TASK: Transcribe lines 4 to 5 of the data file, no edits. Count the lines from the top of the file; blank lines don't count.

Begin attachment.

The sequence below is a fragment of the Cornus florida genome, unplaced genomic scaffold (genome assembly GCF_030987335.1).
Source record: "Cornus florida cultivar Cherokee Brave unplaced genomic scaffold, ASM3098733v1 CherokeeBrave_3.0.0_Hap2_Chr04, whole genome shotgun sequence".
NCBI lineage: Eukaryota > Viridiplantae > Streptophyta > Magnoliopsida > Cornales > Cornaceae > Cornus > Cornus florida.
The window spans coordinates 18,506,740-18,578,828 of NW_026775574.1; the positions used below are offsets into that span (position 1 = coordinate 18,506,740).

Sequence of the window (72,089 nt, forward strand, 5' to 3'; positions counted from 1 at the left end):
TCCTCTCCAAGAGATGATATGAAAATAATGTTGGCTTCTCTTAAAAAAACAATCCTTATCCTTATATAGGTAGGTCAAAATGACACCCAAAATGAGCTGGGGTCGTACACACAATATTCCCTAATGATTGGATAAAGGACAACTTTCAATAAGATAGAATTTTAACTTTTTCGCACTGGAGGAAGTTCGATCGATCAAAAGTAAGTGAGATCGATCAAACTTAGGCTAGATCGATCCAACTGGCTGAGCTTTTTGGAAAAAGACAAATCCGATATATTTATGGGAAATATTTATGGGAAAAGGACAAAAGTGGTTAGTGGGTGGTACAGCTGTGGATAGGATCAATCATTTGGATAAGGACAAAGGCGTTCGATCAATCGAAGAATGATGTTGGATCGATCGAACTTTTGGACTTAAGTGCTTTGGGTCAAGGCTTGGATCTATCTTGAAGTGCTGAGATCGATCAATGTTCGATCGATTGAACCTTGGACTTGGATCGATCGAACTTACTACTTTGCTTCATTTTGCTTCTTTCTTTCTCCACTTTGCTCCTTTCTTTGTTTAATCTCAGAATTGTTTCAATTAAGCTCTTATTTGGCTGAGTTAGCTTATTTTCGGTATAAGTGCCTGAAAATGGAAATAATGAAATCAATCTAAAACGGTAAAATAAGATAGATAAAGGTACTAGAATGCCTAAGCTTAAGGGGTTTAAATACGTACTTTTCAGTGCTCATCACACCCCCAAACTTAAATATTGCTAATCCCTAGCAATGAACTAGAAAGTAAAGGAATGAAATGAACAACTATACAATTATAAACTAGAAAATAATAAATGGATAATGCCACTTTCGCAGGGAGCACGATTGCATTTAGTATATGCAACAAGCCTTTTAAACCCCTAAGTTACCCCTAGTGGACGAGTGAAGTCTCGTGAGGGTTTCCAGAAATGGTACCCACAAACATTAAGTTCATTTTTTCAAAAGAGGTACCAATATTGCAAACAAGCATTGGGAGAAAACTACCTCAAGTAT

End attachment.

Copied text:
The window spans coordinates 18,506,740-18,578,828 of NW_026775574.1; the positions used below are offsets into that span (position 1 = coordinate 18,506,740).

Sequence of the window (72,089 nt, forward strand, 5' to 3'; positions counted from 1 at the left end):